The car has done 130000 kilometres and is still on its original clutch. The car has been regularly serviced at a Toyota authorised showroom. The vibration is like the whole car shakes when it is crossing 2000 rpm. It is only for 2-3 seconds while the needle is going over 2000 rpm, not before and not after. Apart from this, the car runs completely normal and vibration free. Even the showroom guys are confused about this and they have had my car for three days now.
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Old 15th October 2020, 01:43   #445
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Default Re: Why you must practice the "Idling Rule" with Turbo-Charged Cars

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Originally Posted by pareekvirendra View Post

I have a Toyota Corolla Altis diesel 2011 model. Of late, when the car is crossing 2000 rpm, it will vibrate for 2-3 seconds. The vibration happens in all gears, however it is more observable in the 4th, 5th and 6th gears. The vibration only lasts 2-3 seconds and occurs between rpm 1900 and 2100. There are no vibrations beyond this range.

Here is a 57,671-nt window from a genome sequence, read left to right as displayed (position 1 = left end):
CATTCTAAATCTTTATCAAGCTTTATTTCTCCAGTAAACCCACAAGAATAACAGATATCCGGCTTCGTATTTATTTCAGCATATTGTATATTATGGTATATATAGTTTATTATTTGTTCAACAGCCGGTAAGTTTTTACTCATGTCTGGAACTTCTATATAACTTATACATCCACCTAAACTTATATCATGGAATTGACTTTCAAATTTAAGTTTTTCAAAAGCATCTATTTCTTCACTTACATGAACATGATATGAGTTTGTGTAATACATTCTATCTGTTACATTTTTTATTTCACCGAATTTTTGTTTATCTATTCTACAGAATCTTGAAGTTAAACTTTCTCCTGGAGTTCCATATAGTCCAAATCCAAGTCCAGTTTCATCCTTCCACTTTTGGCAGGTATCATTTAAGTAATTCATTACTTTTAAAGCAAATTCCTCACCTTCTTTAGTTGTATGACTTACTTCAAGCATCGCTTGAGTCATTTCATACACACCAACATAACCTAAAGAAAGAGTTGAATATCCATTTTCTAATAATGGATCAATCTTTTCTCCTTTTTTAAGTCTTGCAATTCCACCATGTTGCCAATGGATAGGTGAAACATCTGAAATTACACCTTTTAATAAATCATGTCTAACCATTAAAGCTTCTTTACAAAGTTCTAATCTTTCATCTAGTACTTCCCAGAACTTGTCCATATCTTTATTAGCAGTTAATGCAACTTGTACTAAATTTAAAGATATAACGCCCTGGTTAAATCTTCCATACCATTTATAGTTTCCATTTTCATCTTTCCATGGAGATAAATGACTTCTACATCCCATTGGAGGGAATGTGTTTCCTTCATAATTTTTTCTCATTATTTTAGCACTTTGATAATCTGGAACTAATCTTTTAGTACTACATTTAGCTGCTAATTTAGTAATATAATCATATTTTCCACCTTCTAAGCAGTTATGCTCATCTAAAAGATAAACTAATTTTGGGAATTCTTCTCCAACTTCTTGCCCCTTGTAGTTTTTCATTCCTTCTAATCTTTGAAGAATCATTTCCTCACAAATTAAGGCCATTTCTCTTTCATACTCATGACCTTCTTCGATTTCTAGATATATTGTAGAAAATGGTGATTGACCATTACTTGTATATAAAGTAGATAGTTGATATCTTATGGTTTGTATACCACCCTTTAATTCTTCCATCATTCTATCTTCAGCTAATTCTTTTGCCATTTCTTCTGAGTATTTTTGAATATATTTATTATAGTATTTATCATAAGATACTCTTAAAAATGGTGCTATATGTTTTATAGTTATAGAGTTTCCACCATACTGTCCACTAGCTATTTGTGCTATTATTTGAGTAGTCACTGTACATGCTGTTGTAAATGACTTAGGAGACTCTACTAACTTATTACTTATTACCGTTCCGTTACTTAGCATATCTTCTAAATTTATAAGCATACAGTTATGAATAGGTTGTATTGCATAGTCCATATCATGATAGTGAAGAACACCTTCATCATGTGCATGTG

The engine mountings were found to be ok on inspection.
Do you observe this vibration with the car standstill at Neutral? Do you observe this vibration with the car standstill in gear with clutch pedal fully pressed? Or do you get this only with gear engaged and car in motion?
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Old 15th October 2020, 06:12   #446
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Default Re: Why you must practice the "Idling Rule" with Turbo-Charged Cars

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Originally Posted by pareekvirendra View Post